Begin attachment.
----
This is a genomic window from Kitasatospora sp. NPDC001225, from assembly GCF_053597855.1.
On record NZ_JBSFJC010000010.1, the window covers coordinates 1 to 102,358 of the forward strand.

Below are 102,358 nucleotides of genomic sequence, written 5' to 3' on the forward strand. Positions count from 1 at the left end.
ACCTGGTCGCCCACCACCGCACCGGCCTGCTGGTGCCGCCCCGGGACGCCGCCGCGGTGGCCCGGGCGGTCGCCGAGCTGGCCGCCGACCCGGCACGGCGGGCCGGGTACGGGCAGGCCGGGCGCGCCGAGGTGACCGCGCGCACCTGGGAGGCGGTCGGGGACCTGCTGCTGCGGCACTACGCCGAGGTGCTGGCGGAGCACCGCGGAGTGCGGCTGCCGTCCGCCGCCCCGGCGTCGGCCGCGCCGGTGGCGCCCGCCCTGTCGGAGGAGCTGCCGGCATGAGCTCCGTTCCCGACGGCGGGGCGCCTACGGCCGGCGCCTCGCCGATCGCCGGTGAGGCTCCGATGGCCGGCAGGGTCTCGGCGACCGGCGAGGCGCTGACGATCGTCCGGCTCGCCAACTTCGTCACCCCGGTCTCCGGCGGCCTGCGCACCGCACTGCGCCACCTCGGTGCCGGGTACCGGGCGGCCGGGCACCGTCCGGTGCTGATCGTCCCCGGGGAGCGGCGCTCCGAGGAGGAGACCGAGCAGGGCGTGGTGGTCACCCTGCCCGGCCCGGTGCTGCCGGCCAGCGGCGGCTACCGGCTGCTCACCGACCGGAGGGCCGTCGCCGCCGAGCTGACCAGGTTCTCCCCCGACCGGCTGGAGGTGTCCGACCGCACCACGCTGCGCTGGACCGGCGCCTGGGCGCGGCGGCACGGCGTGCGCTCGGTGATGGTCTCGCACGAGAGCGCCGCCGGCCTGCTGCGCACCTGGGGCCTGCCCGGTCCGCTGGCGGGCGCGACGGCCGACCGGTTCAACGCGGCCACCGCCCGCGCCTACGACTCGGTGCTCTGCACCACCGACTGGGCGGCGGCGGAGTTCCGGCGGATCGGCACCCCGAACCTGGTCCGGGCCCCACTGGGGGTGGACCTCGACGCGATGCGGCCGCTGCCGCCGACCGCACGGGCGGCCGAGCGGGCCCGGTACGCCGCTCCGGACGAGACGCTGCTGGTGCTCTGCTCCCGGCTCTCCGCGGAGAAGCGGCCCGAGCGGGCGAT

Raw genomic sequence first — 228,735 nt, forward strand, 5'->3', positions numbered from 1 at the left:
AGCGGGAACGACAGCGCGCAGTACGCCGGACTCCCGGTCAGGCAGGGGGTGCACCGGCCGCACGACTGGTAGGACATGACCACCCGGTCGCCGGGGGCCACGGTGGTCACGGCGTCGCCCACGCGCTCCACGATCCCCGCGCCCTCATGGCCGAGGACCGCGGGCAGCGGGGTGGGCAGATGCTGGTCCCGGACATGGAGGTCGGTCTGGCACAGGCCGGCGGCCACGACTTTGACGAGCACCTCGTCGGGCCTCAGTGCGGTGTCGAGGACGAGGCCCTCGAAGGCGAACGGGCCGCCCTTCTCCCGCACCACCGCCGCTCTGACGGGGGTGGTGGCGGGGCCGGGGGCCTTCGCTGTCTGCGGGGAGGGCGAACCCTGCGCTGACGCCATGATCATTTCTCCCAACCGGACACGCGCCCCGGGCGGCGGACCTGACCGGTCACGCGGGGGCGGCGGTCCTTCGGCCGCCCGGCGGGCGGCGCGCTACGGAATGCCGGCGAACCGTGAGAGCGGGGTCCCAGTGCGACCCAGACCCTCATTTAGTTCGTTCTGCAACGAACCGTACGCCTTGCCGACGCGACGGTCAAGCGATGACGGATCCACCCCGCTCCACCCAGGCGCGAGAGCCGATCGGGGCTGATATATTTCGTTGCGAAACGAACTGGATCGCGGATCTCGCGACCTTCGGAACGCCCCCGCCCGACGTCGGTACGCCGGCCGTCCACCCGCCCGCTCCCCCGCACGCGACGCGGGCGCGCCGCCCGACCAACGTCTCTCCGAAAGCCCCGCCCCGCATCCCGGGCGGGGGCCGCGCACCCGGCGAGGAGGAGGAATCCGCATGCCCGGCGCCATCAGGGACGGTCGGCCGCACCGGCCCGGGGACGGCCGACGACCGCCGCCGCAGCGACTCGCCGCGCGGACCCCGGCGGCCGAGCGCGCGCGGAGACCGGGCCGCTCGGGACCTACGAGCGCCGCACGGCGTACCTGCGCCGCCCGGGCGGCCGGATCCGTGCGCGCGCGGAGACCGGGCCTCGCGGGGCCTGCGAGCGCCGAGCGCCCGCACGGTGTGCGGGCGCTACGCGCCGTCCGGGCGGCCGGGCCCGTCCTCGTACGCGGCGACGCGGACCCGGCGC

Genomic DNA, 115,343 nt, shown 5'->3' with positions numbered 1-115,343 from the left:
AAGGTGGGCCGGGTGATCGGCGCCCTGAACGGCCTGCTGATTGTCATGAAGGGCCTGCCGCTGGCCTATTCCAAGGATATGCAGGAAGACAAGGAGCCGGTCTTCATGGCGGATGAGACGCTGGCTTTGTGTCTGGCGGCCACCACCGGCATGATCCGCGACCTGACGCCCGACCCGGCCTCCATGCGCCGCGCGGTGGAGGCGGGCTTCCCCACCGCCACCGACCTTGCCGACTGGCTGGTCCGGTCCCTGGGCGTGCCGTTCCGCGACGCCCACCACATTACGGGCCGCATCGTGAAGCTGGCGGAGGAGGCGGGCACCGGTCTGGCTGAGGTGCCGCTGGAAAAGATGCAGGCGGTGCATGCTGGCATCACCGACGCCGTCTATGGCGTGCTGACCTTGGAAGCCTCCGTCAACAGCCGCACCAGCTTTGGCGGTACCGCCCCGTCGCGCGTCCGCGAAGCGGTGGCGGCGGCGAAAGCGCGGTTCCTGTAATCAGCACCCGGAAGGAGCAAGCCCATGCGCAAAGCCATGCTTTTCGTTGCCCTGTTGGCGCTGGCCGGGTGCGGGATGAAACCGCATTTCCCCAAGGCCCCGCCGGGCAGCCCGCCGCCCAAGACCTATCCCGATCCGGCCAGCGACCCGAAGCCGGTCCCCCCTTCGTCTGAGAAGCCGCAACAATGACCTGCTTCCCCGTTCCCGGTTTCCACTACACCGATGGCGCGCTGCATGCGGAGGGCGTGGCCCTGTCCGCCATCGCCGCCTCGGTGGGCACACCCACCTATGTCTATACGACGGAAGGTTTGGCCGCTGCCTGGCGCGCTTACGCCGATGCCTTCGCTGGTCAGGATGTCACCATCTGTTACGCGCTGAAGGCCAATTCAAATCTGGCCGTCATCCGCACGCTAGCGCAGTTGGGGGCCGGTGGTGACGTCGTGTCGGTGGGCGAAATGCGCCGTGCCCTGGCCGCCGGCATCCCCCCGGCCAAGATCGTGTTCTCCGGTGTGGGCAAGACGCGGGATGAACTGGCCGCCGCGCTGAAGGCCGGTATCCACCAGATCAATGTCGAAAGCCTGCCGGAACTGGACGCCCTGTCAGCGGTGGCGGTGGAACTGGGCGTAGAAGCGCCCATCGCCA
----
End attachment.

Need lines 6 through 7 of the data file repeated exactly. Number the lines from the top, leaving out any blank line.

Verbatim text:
AGCGGGAACGACAGCGCGCAGTACGCCGGACTCCCGGTCAGGCAGGGGGTGCACCGGCCGCACGACTGGTAGGACATGACCACCCGGTCGCCGGGGGCCACGGTGGTCACGGCGTCGCCCACGCGCTCCACGATCCCCGCGCCCTCATGGCCGAGGACCGCGGGCAGCGGGGTGGGCAGATGCTGGTCCCGGACATGGAGGTCGGTCTGGCACAGGCCGGCGGCCACGACTTTGACGAGCACCTCGTCGGGCCTCAGTGCGGTGTCGAGGACGAGGCCCTCGAAGGCGAACGGGCCGCCCTTCTCCCGCACCACCGCCGCTCTGACGGGGGTGGTGGCGGGGCCGGGGGCCTTCGCTGTCTGCGGGGAGGGCGAACCCTGCGCTGACGCCATGATCATTTCTCCCAACCGGACACGCGCCCCGGGCGGCGGACCTGACCGGTCACGCGGGGGCGGCGGTCCTTCGGCCGCCCGGCGGGCGGCGCGCTACGGAATGCCGGCGAACCGTGAGAGCGGGGTCCCAGTGCGACCCAGACCCTCATTTAGTTCGTTCTGCAACGAACCGTACGCCTTGCCGACGCGACGGTCAAGCGATGACGGATCCACCCCGCTCCACCCAGGCGCGAGAGCCGATCGGGGCTGATATATTTCGTTGCGAAACGAACTGGATCGCGGATCTCGCGACCTTCGGAACGCCCCCGCCCGACGTCGGTACGCCGGCCGTCCACCCGCCCGCTCCCCCGCACGCGACGCGGGCGCGCCGCCCGACCAACGTCTCTCCGAAAGCCCCGCCCCGCATCCCGGGCGGGGGCCGCGCACCCGGCGAGGAGGAGGAATCCGCATGCCCGGCGCCATCAGGGACGGTCGGCCGCACCGGCCCGGGGACGGCCGACGACCGCCGCCGCAGCGACTCGCCGCGCGGACCCCGGCGGCCGAGCGCGCGCGGAGACCGGGCCGCTCGGGACCTACGAGCGCCGCACGGCGTACCTGCGCCGCCCGGGCGGCCGGATCCGTGCGCGCGCGGAGACCGGGCCTCGCGGGGCCTGCGAGCGCCGAGCGCCCGCACGGTGTGCGGGCGCTACGCGCCGTCCGGGCGGCCGGGCCCGTCCTCGTACGCGGCGACGCGGACCCGGCGC

Genomic DNA, 115,343 nt, shown 5'->3' with positions numbered 1-115,343 from the left: